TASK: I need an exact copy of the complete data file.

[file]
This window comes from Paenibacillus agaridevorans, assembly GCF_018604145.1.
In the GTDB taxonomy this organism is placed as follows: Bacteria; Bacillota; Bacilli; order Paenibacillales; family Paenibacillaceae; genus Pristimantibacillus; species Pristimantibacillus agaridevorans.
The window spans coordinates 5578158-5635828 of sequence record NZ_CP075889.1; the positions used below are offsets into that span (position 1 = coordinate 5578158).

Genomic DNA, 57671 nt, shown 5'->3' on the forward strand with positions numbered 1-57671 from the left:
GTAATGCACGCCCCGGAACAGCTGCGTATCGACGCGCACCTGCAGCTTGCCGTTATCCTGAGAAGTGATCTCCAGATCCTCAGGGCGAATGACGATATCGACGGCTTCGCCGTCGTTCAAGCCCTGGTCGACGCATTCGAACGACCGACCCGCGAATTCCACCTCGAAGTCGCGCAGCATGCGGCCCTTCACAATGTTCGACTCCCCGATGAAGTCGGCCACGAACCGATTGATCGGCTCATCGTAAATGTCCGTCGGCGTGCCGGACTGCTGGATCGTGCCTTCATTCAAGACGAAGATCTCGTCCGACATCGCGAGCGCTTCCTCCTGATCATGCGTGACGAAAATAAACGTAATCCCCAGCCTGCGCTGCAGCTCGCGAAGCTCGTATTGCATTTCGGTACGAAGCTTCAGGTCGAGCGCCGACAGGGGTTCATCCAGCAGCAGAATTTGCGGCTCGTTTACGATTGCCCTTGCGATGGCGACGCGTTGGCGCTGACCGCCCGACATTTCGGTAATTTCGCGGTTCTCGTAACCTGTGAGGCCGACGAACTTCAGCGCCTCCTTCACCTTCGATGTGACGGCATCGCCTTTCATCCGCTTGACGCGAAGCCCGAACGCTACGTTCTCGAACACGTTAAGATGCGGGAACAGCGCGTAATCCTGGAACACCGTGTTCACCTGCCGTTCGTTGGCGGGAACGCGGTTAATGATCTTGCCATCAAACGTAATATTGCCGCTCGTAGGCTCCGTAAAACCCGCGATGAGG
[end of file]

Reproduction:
This window comes from Paenibacillus agaridevorans, assembly GCF_018604145.1.
In the GTDB taxonomy this organism is placed as follows: Bacteria; Bacillota; Bacilli; order Paenibacillales; family Paenibacillaceae; genus Pristimantibacillus; species Pristimantibacillus agaridevorans.
The window spans coordinates 5578158-5635828 of sequence record NZ_CP075889.1; the positions used below are offsets into that span (position 1 = coordinate 5578158).

Genomic DNA, 57671 nt, shown 5'->3' on the forward strand with positions numbered 1-57671 from the left:
GTAATGCACGCCCCGGAACAGCTGCGTATCGACGCGCACCTGCAGCTTGCCGTTATCCTGAGAAGTGATCTCCAGATCCTCAGGGCGAATGACGATATCGACGGCTTCGCCGTCGTTCAAGCCCTGGTCGACGCATTCGAACGACCGACCCGCGAATTCCACCTCGAAGTCGCGCAGCATGCGGCCCTTCACAATGTTCGACTCCCCGATGAAGTCGGCCACGAACCGATTGATCGGCTCATCGTAAATGTCCGTCGGCGTGCCGGACTGCTGGATCGTGCCTTCATTCAAGACGAAGATCTCGTCCGACATCGCGAGCGCTTCCTCCTGATCATGCGTGACGAAAATAAACGTAATCCCCAGCCTGCGCTGCAGCTCGCGAAGCTCGTATTGCATTTCGGTACGAAGCTTCAGGTCGAGCGCCGACAGGGGTTCATCCAGCAGCAGAATTTGCGGCTCGTTTACGATTGCCCTTGCGATGGCGACGCGTTGGCGCTGACCGCCCGACATTTCGGTAATTTCGCGGTTCTCGTAACCTGTGAGGCCGACGAACTTCAGCGCCTCCTTCACCTTCGATGTGACGGCATCGCCTTTCATCCGCTTGACGCGAAGCCCGAACGCTACGTTCTCGAACACGTTAAGATGCGGGAACAGCGCGTAATCCTGGAACACCGTGTTCACCTGCCGTTCGTTGGCGGGAACGCGGTTAATGATCTTGCCATCAAACGTAATATTGCCGCTCGTAGGCTCCGTAAAACCCGCGATGAGG